BBL clubs want overseas players outside salary cap


Big Bash League club chiefs are set to meet united in their belief that Cricket Australia should allow overseas players to be paid outside of a salary cap that has proven ineffective in securing bankable international names for a competition wrestling with its limitations in the first year of a lucrative new broadcast deal.

As the governing body plots changes to next season including a shift of the BBL to a start date as late as Boxing Day and a significant reshuffle of the Sheffield Shield and domestic limited overs tournament, ESPNcricinfo has learned that the concept of paying overseas stars – such as AB de Villiers, Eoin Morgan, Alex Hales and Andre Russell – from outside the existing AUD 1.77 million salary cap for each club has broad support from the eight teams.

The BBL’s struggle to attract major international names has been a talking point of the first season covered by the new broadcasters Fox Sports and the Seven Network, which shelled out a combined AUD 1.18 billion for the rights to cricket in Australia, including a T20 tournament expanded to a full 14-game home and away fixture for the eight clubs.

It has caused club officials to take their minds back to the major efforts made by CA in the early years of the tournament to attract marquee players to raise the then nascent BBL’s profile, including contract bundles for the likes of Shane Warne, Kevin Pietersen and Michael Hussey that included significant payments for marketing and media responsibilities beyond their club contracts for the Melbourne Stars and Sydney Thunder that fell within the competition salary cap.

CA, its head of events Anthony Everard and the head of the BBL Kim McConnie have been staunch in their view that the tournament’s success does not depend upon huge amounts of money being splashed on overseas players. However the lack of headline names in this season’s tournament has been raised as an area of contention by the broadcasters and also the clubs.

Many recruiters fought losing battles with the Bangladesh Premier League and the now scrapped UAE T20 league to attract high profile players due to both the expanded nature of the competition and the far fatter contracts on offer elsewhere.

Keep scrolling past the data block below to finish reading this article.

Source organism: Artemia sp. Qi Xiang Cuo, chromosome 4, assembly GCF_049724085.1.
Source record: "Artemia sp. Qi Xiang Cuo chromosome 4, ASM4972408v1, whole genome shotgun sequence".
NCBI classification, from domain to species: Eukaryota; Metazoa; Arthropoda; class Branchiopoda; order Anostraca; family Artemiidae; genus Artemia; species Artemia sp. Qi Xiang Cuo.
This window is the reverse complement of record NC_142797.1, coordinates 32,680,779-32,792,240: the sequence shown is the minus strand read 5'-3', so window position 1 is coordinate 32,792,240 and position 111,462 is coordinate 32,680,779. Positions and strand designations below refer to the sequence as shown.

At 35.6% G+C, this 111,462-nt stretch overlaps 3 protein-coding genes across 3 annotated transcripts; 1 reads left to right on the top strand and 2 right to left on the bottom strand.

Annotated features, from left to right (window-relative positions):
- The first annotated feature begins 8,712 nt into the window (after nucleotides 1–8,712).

Should additional money be found to pay overseas names from outside the cap, its supporters argue that such a move would both increase the value of the competition and also effectively see a rise in the level of payment for local players, as they would be the only members of each squad drawing from the current cap and would duly receive pay rises as a result.

While there would be some concern about where the money to pay overseas players could be found, given the many and varied commitments by CA conditional on the total amount of money due to come in via the aforementioned broadcast deal, other examples exist in Australian sport for similar measures. Most conspicuously, the struggling soccer A-League was handed AUD 3 million as part of its broadcast deal with Fox Sports specifically to attract major overseas names.

Melbourne Stars allrounder Glenn Maxwell said that a separate allocation of funds for overseas players would be a significant step forward in terms of retaining talent in an increasingly competitive international marketplace.

“I think going forward there may be a way for us to have a separate salary cap for the overseas players for each team to make sure we are getting the big draw cards, the [Dwayne] Bravos of the world, and potentially AB de Villiers down the road,” Maxwell told SEN Radio. “When we’re competing with other T20 leagues, whether the Emirates league which almost formed this year, which had some big stars signed up to play, if we’d lost overseas talent to that it would’ve been really disappointing for the BBL.”

Should such a move go forward, with the BBL general managers next due to officially meet with CA in March at the end of the current tournament, then a way must be found to distribute players and funds in an equitable fashion. One scenario that has been floated is for a series of drafts for overseas, domestic and rookie players, with picks distributed on the basis of finishing positions on the previous season’s competition table.

Broadcasters are reportedly agitating for an increase in the number of overseas player places, but James Sutherland, the former CA chief executive and a Board director for the World T20 to be held in Australia in 2020, said on Tuesday that the complexities of the international schedule and the BBL’s place in the governing body’s strategy needed to be taken into account.

“Every time you do these things you learn and it gets better,” Sutherland told the Sydney Morning Herald. “People draw their own conclusions on how it’s going but I think the competition is strong and I know every time we play, people will think deeply about how we make it better and continue to grow and balance it with other priorities.

“What people don’t appreciate is every season is different, and people think every season has to be structured exactly the same. It actually can’t be because of the agreements you have with the visiting countries to come at a certain time. Unlike NRL and AFL, we don’t have unilateral control over what the schedule looks like, the priorities are around international cricket, and you work everything else to fit into that. It will be different again next year because the women’s event is in the first half of the year.”

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